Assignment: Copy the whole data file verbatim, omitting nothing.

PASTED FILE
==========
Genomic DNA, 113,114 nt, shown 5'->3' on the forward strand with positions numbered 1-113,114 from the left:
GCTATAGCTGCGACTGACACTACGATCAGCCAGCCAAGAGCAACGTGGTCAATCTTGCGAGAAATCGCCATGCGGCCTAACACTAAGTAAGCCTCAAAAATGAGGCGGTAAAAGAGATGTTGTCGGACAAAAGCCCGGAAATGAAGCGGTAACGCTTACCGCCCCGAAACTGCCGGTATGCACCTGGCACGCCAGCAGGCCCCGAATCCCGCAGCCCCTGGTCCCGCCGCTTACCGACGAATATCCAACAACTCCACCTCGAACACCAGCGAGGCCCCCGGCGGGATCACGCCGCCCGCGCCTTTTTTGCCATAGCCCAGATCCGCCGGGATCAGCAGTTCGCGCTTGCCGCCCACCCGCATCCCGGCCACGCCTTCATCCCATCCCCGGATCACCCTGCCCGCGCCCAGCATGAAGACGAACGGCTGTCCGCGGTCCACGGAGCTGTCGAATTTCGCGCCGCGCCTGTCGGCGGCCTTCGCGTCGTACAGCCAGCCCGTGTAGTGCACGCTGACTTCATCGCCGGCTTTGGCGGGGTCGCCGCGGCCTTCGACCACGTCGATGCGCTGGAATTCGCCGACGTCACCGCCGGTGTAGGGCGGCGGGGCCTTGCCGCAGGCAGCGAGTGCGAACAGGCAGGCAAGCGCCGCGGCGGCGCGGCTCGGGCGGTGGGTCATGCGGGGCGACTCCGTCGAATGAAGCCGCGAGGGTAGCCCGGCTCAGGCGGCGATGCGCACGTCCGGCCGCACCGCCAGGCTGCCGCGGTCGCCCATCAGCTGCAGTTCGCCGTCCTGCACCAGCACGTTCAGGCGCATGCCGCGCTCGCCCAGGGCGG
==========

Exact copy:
Genomic DNA, 113,114 nt, shown 5'->3' on the forward strand with positions numbered 1-113,114 from the left:
GCTATAGCTGCGACTGACACTACGATCAGCCAGCCAAGAGCAACGTGGTCAATCTTGCGAGAAATCGCCATGCGGCCTAACACTAAGTAAGCCTCAAAAATGAGGCGGTAAAAGAGATGTTGTCGGACAAAAGCCCGGAAATGAAGCGGTAACGCTTACCGCCCCGAAACTGCCGGTATGCACCTGGCACGCCAGCAGGCCCCGAATCCCGCAGCCCCTGGTCCCGCCGCTTACCGACGAATATCCAACAACTCCACCTCGAACACCAGCGAGGCCCCCGGCGGGATCACGCCGCCCGCGCCTTTTTTGCCATAGCCCAGATCCGCCGGGATCAGCAGTTCGCGCTTGCCGCCCACCCGCATCCCGGCCACGCCTTCATCCCATCCCCGGATCACCCTGCCCGCGCCCAGCATGAAGACGAACGGCTGTCCGCGGTCCACGGAGCTGTCGAATTTCGCGCCGCGCCTGTCGGCGGCCTTCGCGTCGTACAGCCAGCCCGTGTAGTGCACGCTGACTTCATCGCCGGCTTTGGCGGGGTCGCCGCGGCCTTCGACCACGTCGATGCGCTGGAATTCGCCGACGTCACCGCCGGTGTAGGGCGGCGGGGCCTTGCCGCAGGCAGCGAGTGCGAACAGGCAGGCAAGCGCCGCGGCGGCGCGGCTCGGGCGGTGGGTCATGCGGGGCGACTCCGTCGAATGAAGCCGCGAGGGTAGCCCGGCTCAGGCGGCGATGCGCACGTCCGGCCGCACCGCCAGGCTGCCGCGGTCGCCCATCAGCTGCAGTTCGCCGTCCTGCACCAGCACGTTCAGGCGCATGCCGCGCTCGCCCAGGGCGG